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June 09, 2021

Welcome To Our Incoming Team Members!

[Image Description: Three photos sit side by side. On the left, Emily, a White, long dark-haired woman wearing a multi-coloured dress poses in front of a large painted flower; part of the mural at 201 West 7th Avenue in Vancouver entitled “Music Magic Ride” by Bunnie Reiss. In the middle photo, Fegor, a Black Person wearing a pastel pink collared shirt, with fuchsia eyeshadow, poses in front of a light gray background. On the right, steph, a White Person wearing a deep red scarf and black rimmed glasses, poses in front of a wall decoration of a cross sectioned tree.]

As the summer approaches, ArtStarts is welcoming three summer students to join our team—Emily, Fegor, and steph! These students will be providing their support and skills to the Programs and Communications teams, assist with the systems change initiative, and work on digital accessibility at ArtStarts. To get to know everyone a little better, we asked them a few questions about themselves:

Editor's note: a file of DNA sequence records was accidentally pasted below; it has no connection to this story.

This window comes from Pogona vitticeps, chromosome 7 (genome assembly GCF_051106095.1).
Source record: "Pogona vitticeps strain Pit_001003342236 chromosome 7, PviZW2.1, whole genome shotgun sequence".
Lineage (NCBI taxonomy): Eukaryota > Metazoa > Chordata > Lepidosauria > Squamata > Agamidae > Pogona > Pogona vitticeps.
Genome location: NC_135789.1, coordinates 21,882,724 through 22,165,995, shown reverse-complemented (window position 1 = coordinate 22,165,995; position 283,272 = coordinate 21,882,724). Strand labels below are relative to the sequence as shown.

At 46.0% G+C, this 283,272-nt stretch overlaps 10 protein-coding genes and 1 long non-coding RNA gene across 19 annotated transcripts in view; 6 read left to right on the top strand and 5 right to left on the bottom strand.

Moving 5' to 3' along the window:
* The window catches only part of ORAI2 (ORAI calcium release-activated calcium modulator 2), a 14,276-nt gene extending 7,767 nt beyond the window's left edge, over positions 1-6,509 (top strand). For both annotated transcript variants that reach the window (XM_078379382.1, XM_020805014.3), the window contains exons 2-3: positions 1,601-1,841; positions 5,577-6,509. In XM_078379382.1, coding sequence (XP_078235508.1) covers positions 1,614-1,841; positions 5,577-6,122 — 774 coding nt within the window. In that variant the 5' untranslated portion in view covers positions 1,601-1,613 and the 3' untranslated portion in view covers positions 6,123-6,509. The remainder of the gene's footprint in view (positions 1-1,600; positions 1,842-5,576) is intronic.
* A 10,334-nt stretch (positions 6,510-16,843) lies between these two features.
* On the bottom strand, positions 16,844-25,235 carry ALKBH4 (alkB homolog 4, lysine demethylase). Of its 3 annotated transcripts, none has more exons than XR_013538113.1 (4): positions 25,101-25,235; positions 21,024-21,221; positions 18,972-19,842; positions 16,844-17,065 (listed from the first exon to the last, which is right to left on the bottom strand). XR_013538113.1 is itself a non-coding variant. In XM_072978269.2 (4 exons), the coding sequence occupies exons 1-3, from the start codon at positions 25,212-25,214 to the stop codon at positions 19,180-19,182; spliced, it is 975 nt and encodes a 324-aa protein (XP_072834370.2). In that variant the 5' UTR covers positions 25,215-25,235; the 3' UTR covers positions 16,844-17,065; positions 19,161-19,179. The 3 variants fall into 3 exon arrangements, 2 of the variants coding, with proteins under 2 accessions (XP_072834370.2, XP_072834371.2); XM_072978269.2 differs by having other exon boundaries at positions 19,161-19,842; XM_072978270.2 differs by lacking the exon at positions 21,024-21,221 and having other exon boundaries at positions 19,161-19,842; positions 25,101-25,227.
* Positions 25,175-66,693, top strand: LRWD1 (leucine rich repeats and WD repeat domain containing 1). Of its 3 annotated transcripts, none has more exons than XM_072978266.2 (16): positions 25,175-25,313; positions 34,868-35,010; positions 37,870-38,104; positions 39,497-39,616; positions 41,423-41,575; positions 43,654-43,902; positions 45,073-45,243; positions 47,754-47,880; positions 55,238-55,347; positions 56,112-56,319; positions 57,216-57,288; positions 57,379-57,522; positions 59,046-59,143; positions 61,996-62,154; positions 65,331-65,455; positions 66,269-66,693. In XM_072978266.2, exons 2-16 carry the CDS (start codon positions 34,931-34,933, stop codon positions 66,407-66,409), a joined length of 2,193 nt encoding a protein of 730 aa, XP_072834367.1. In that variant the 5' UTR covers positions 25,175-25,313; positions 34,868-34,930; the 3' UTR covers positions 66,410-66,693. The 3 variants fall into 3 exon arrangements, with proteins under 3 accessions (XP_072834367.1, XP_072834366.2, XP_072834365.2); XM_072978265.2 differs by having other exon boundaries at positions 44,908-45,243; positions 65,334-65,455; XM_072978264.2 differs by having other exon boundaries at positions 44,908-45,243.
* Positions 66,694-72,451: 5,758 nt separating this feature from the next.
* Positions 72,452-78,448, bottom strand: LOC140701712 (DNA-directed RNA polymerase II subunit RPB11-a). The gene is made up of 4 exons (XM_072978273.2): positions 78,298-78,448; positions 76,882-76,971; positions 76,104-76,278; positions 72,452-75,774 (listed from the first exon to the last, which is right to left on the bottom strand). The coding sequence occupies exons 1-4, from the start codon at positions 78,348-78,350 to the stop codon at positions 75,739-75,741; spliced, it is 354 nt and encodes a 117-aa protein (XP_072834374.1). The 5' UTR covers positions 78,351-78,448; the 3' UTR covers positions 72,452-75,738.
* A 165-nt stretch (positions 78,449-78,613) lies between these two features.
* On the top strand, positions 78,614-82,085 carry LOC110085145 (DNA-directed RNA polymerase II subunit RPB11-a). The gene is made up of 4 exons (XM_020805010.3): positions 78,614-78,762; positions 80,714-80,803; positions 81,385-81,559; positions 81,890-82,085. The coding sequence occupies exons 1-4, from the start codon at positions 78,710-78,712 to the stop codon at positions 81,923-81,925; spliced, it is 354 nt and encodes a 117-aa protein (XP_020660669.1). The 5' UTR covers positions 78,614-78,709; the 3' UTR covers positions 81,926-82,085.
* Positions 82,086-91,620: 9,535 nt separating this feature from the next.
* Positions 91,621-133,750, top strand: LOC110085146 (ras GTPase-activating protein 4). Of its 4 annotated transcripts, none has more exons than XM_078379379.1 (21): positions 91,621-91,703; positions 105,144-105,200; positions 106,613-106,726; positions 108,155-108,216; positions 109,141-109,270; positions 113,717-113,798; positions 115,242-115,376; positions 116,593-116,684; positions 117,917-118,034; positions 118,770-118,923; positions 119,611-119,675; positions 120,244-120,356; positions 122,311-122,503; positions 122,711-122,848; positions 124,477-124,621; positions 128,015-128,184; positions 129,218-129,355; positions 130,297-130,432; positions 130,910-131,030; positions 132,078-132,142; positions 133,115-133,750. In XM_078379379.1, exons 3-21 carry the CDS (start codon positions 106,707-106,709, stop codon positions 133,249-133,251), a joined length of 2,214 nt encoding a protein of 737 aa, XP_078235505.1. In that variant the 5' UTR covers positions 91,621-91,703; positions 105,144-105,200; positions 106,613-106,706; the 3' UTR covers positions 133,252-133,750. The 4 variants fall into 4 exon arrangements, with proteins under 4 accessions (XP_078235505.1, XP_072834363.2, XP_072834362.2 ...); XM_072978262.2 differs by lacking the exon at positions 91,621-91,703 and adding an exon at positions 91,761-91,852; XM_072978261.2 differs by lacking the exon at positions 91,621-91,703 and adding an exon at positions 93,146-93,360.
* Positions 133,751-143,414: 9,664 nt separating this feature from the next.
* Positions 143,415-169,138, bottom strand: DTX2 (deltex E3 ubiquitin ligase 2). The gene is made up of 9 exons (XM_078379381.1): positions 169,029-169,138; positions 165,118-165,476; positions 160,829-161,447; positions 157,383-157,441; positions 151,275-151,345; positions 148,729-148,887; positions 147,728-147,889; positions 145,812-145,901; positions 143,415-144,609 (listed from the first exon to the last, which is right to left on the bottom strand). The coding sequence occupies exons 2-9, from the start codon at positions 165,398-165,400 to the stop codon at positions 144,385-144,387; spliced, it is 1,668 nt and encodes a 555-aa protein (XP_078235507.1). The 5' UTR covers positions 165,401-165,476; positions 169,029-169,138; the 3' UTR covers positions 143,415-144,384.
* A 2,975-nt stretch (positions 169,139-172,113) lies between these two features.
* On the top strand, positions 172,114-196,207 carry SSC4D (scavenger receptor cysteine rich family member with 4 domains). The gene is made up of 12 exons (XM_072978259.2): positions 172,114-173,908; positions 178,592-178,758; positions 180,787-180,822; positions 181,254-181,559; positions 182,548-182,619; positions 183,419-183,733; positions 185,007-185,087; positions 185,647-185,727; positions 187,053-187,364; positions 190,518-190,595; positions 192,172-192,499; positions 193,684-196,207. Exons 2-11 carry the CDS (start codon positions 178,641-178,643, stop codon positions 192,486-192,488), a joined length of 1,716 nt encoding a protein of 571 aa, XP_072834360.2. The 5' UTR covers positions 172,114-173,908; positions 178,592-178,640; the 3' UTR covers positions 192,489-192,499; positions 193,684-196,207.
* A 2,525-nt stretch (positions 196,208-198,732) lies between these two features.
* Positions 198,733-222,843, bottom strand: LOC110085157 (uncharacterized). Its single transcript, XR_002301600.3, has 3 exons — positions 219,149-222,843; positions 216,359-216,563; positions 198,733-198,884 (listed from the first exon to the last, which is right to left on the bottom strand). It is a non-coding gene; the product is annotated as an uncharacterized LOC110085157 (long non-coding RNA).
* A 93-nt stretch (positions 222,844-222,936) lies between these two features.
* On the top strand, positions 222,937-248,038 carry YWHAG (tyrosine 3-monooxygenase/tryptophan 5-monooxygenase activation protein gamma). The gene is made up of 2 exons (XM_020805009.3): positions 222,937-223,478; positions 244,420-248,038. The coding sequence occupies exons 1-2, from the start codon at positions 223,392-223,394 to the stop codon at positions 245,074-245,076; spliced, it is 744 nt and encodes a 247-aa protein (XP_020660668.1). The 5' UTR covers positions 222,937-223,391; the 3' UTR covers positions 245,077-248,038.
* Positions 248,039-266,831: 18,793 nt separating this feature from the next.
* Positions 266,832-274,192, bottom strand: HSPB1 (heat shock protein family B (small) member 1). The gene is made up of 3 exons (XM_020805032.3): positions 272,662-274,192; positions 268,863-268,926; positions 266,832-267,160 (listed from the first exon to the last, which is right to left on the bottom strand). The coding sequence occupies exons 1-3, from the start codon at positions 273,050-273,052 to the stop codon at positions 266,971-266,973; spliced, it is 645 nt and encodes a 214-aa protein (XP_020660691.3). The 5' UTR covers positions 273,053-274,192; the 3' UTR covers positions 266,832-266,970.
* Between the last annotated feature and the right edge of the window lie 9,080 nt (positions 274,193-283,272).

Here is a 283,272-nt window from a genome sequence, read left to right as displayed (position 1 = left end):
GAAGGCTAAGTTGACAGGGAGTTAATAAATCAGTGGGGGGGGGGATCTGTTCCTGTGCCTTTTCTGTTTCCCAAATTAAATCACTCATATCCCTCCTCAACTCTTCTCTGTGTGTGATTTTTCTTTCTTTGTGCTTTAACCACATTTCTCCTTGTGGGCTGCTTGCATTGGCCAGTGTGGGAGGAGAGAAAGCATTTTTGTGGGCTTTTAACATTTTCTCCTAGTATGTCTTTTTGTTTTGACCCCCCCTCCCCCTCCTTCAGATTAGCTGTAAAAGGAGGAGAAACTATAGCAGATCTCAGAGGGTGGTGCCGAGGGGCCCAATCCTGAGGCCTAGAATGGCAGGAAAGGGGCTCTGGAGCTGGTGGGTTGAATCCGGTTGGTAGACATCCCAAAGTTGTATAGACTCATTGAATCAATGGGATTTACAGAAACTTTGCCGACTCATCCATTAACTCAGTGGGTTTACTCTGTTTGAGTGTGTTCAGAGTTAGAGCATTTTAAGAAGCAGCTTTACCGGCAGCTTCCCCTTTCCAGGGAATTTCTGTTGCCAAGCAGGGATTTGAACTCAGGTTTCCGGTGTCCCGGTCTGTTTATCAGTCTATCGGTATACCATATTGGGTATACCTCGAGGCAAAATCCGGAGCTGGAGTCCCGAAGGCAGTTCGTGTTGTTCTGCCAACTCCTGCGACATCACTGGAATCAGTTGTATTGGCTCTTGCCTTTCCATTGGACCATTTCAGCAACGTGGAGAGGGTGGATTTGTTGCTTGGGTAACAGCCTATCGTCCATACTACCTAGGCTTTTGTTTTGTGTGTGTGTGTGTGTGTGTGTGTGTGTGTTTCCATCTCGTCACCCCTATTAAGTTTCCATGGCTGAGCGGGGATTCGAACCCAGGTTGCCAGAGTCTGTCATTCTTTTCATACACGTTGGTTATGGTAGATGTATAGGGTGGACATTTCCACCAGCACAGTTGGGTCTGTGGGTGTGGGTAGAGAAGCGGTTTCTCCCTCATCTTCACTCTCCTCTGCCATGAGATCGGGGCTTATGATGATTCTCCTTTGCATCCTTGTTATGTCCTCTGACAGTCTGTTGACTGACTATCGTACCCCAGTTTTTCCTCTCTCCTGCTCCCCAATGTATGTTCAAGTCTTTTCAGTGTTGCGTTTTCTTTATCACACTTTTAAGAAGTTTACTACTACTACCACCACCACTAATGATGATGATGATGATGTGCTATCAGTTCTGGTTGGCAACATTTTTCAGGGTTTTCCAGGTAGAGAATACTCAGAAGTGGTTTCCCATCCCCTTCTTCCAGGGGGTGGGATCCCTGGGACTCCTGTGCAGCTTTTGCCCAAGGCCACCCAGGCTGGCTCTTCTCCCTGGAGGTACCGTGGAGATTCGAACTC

Tell us a bit about yourself (name, pronouns, school/program) and what you will be working on during your time at ArtStarts? 

Emily: Hello! My name is Emily Clarke, she/her/hers, and I am a Master of Arts in Contemporary Arts student at the School for the Contemporary Arts at Simon Fraser University. I am incredibly grateful to ArtStarts for the opportunity to be working exclusively on the Systems Change Initiative.